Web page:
Baghdad — Iraqi police found 17 bullet-riddled bodies in different areas of Baghdad, officials said Monday, raising fears of more sectarian bloodletting at a time of soaring tensions as other attacks around the capital killed 10 people.
Authorities found the bodies of 14 men and three women dumped in the streets late Sunday and early Monday, two police officers said. Some had suffered gunshot wounds to the heads and chest, with others blindfolded and bound, they said. Some showed signs of being tortured, they said.
Officers found no identification cards on the bodies and police could not offer a motive in their killings.
The discovery is a grim reminder of the sectarian killing that engulfed Iraq in 2006 and 2007. Then, both Shiite and Sunni death squads roamed the streets and raided homes to round up people. Authorities later found the victims’ corpses, often mutilated.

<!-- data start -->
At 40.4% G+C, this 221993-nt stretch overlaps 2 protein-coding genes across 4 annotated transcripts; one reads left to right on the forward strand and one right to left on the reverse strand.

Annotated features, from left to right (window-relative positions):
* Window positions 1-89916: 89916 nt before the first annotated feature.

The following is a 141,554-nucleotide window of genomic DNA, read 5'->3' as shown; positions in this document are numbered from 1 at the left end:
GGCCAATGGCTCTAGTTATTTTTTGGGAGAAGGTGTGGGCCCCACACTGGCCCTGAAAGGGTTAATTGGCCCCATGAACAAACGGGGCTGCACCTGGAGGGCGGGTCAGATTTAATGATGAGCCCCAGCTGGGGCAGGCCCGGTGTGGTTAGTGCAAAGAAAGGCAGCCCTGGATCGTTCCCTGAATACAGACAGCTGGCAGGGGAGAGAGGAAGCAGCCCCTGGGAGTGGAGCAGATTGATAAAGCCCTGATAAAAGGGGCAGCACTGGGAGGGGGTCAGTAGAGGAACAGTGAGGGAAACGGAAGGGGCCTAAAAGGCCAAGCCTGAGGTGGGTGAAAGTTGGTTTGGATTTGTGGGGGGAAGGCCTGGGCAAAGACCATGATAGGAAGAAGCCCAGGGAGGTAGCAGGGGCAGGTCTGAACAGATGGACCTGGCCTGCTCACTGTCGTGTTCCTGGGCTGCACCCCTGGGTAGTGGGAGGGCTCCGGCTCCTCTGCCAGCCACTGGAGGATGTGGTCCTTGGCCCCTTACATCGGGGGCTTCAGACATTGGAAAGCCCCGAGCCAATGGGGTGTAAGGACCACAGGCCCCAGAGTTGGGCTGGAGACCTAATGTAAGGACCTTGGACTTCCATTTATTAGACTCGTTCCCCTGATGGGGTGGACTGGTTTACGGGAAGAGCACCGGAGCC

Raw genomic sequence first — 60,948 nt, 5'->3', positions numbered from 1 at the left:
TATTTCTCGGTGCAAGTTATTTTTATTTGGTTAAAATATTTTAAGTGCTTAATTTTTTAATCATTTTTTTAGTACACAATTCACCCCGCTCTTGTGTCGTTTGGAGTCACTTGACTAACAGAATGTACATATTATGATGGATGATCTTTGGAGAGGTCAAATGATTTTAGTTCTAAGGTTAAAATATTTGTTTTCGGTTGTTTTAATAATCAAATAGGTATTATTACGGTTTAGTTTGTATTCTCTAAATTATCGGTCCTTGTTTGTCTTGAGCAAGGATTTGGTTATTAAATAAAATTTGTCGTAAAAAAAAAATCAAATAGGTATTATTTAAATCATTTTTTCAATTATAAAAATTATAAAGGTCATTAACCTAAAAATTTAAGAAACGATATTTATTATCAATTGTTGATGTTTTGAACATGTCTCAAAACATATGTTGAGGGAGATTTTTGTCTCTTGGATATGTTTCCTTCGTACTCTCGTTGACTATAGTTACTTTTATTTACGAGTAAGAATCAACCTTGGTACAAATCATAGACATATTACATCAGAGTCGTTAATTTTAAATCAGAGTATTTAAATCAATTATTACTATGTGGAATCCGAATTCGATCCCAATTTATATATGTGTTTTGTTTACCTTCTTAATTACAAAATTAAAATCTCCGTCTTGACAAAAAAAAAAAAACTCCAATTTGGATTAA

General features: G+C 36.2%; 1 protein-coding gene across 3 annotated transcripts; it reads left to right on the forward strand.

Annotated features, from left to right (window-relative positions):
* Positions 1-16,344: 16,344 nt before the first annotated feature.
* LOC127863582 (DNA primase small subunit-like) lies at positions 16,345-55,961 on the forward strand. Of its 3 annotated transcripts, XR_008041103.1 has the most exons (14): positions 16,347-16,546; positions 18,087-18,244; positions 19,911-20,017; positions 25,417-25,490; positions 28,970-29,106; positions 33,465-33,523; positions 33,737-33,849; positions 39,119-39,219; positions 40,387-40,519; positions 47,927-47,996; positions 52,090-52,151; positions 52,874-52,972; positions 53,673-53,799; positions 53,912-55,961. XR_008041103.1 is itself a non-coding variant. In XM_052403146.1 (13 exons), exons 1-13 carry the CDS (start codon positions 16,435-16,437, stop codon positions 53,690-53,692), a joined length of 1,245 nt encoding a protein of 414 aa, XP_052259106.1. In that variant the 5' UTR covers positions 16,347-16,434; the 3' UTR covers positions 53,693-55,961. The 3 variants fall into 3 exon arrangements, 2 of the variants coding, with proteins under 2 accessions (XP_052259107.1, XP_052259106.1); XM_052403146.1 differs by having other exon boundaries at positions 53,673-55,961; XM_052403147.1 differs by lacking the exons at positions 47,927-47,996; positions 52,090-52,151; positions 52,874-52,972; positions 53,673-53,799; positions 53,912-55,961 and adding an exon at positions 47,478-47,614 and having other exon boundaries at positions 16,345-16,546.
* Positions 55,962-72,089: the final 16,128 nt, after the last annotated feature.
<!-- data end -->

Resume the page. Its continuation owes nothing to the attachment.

Also Monday, driver-by shooters armed with pistols fitted with silencers killed four men in different areas in Baghdad, police said.
Shortly before nightfall, a bomb exploded in a commercial street in a Madain town, just south of Baghdad, killing four shoppers and wounding nine, police said. Minutes later, a bomb blast near a line of shops killed two people and wounded 12 in Baghdad’s northwestern district of Shula, police said.
Medical officials confirmed the casualty figures for all attacks. All officials spoke on condition of anonymity as they were not authorized to speak to the media.
Since early this year, the al-Qaida breakaway Islamic State group has taken over large swaths of land in western and northern Iraq, including Mosul, Iraq’s second-largest city, which was captured in June. The group has imposed a self-styled caliphate in territory they control in Iraq and Syria, imposing their harsh interpretation of Islamic law.